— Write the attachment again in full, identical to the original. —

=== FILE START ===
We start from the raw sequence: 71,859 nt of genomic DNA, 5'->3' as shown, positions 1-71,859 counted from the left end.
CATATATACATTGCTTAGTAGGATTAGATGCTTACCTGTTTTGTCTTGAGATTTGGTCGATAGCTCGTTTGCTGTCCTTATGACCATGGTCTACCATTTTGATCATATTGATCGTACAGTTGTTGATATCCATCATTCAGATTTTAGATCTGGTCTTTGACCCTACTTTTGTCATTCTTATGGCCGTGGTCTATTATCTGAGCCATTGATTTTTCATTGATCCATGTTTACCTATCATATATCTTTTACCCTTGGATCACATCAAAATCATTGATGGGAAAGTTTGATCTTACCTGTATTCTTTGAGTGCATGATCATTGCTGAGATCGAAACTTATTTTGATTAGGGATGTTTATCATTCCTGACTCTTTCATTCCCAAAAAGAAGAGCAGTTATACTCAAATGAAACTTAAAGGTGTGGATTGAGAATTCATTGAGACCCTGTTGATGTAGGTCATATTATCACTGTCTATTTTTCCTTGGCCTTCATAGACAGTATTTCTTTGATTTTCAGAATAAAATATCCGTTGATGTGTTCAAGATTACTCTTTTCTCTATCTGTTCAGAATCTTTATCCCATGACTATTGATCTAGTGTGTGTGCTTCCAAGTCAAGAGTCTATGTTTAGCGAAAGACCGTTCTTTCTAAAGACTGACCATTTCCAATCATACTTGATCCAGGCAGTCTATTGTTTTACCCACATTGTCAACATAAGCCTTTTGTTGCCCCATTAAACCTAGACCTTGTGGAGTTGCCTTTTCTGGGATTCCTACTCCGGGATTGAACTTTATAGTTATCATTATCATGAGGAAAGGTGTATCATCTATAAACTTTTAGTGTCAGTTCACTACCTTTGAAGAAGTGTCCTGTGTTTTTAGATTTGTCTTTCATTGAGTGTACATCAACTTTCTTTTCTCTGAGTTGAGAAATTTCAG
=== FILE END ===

We start from the raw sequence: 71,859 nt of genomic DNA, 5'->3' as shown, positions 1-71,859 counted from the left end.
CATATATACATTGCTTAGTAGGATTAGATGCTTACCTGTTTTGTCTTGAGATTTGGTCGATAGCTCGTTTGCTGTCCTTATGACCATGGTCTACCATTTTGATCATATTGATCGTACAGTTGTTGATATCCATCATTCAGATTTTAGATCTGGTCTTTGACCCTACTTTTGTCATTCTTATGGCCGTGGTCTATTATCTGAGCCATTGATTTTTCATTGATCCATGTTTACCTATCATATATCTTTTACCCTTGGATCACATCAAAATCATTGATGGGAAAGTTTGATCTTACCTGTATTCTTTGAGTGCATGATCATTGCTGAGATCGAAACTTATTTTGATTAGGGATGTTTATCATTCCTGACTCTTTCATTCCCAAAAAGAAGAGCAGTTATACTCAAATGAAACTTAAAGGTGTGGATTGAGAATTCATTGAGACCCTGTTGATGTAGGTCATATTATCACTGTCTATTTTTCCTTGGCCTTCATAGACAGTATTTCTTTGATTTTCAGAATAAAATATCCGTTGATGTGTTCAAGATTACTCTTTTCTCTATCTGTTCAGAATCTTTATCCCATGACTATTGATCTAGTGTGTGTGCTTCCAAGTCAAGAGTCTATGTTTAGCGAAAGACCGTTCTTTCTAAAGACTGACCATTTCCAATCATACTTGATCCAGGCAGTCTATTGTTTTACCCACATTGTCAACATAAGCCTTTTGTTGCCCCATTAAACCTAGACCTTGTGGAGTTGCCTTTTCTGGGATTCCTACTCCGGGATTGAACTTTATAGTTATCATTATCATGAGGAAAGGTGTATCATCTATAAACTTTTAGTGTCAGTTCACTACCTTTGAAGAAGTGTCCTGTGTTTTTAGATTTGTCTTTCATTGAGTGTACATCAACTTTCTTTTCTCTGAGTTGAGAAATTTCAG